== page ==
The next morning, this same child pushed Lettie—Lettie, who could not yet swim!—into the pool. We pulled her out immediately, and fortunately, she was physically safe. Emotionally, though, she was so worked up that it took her a solid three hours to stabilize and breathe normally. That night, I lay down next to her in bed and asked how she was feeling. She said, "Mama, I was thinking about why I couldn't recover from being pushed into the pool. It's because I didn't have my iPad. Normally, I'd just go to my iPad, but this time, I didn't have anything to distract me, so I just had to feel it all."
I just had to feel it all. The words stunned me. She then asked, "How long is this feeling going to last—constantly thinking about the iPad?" I explained that she was in withdrawal, which involves the feeling of being hooked into a habit of using something. When the feeling is leaving your body, it creates a yearning for the thing in question. "You will feel it less and less each day," I told her. "And you can use other things—talking, reading, playing—to help you with your feelings."
So every night over the next week, we checked in with each other to see how she was coping. And each time, Lettie told me that she was thinking about her iPad less—and recovering from her hurt feelings more. Her eyes would light up as she remembered a happy moment at lunch, or she'd laugh while telling me about something silly that had happened. On her own, without the iPad to distract her, she became present and in tune with her experiences.
If we give children tools to talk about their feelings, they can—and will—develop skills to help them cope.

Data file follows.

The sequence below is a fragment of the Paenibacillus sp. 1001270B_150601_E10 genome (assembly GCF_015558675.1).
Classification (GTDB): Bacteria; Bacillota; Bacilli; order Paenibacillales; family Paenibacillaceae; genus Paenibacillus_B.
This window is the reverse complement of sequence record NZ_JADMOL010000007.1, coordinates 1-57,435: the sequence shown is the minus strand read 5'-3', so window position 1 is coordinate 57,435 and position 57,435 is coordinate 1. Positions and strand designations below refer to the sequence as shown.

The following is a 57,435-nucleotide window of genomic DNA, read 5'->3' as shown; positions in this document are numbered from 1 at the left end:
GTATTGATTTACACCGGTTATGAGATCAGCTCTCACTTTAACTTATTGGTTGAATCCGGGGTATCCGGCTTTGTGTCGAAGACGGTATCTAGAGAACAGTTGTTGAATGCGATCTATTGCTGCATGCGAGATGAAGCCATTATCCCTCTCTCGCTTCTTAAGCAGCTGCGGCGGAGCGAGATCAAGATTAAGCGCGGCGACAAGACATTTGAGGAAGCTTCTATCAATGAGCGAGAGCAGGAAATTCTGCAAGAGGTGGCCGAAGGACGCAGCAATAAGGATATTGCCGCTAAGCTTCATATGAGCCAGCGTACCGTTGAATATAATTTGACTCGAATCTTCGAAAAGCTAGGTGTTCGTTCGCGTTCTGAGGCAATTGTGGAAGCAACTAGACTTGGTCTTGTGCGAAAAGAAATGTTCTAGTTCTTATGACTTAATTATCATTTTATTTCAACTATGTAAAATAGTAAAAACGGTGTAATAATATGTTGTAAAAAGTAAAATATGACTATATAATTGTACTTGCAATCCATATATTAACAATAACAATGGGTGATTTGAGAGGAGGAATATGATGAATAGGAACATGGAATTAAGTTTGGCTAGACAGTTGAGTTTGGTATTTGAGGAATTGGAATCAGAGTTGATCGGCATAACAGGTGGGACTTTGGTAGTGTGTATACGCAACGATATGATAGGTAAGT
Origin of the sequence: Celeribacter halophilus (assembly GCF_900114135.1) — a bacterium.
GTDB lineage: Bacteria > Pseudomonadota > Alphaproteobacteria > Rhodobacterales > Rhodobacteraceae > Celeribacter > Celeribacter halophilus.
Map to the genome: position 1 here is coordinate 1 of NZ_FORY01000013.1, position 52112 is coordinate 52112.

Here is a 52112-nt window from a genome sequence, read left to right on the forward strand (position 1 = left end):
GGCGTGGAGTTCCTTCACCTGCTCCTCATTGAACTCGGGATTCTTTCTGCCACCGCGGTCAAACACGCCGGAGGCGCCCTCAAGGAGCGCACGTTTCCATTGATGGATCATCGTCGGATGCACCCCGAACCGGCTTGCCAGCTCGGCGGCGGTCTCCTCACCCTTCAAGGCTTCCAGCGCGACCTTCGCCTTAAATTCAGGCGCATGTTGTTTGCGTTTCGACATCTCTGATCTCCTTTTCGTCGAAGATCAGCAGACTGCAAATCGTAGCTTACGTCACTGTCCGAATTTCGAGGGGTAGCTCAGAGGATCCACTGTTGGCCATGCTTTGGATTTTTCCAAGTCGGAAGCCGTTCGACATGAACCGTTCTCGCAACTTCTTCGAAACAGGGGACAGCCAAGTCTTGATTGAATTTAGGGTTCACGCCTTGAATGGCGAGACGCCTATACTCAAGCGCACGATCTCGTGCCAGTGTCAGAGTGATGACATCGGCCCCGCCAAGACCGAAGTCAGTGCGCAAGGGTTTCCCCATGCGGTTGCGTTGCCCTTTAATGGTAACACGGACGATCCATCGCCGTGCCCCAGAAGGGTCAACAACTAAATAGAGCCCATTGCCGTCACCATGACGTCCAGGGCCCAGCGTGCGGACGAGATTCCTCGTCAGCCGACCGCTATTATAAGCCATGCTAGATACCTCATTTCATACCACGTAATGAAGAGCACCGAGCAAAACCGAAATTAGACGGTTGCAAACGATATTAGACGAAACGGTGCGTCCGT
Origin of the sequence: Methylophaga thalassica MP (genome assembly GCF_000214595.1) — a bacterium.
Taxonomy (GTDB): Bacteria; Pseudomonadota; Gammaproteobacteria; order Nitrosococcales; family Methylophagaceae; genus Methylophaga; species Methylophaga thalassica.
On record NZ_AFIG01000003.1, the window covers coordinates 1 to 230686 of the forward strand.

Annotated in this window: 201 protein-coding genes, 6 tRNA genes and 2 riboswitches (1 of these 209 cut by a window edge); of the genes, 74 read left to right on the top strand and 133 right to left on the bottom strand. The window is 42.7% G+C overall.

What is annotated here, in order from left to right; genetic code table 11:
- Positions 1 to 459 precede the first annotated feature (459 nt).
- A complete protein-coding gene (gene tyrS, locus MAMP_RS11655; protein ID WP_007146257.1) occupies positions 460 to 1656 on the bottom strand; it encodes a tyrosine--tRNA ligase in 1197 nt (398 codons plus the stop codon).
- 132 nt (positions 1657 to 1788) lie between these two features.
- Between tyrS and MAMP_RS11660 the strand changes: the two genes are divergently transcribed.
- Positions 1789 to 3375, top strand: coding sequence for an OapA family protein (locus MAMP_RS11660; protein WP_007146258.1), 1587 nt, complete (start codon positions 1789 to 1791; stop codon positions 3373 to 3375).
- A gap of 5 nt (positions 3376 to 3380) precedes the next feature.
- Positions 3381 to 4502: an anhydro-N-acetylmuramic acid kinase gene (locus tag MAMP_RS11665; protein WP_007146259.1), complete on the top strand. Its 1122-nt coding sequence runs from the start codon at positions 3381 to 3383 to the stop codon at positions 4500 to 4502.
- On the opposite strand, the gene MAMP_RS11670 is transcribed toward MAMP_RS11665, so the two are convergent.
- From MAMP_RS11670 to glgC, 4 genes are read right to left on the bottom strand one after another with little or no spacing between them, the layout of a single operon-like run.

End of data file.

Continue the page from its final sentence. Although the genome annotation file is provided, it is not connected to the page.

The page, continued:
On the last day of the retreat, she said to me, "Mama, I don't ever want to see that iPad again." She meant it, too. Since that trip, Lettie has exchanged her iPad for books—she reads from the minute she wakes up to the time she goes to bed. Actually, both of my daughters have given up their electronics, and it makes my heart feel full to hear them playing together, making up stories, and enjoying the moment.
This story taught me that if we guide our children and give them tools to talk about their feelings, they can—and will—develop skills to help them cope. Lettie chose to leave her iPad behind. She chose to identify and experience her feelings. And she chose to work through them instead of burying them. That's exactly the process we work on in The Class, and this practice has had a profound impact on my life—and now, on my whole family as well.
Known for transforming New Yorkers and Los Angelenos with her magical, virtually unexplainable workout, The Class by Taryn Toomey, Taryn is on a deep soul journey to become one with her past and open herself to higher purpose and greater fulfillment. The Class by Taryn Toomey is currently in New York, Los Angeles, Vancouver, Greenwich, CT, and the Hamptons—with plans to expand and bring its magic to major cities around the globe.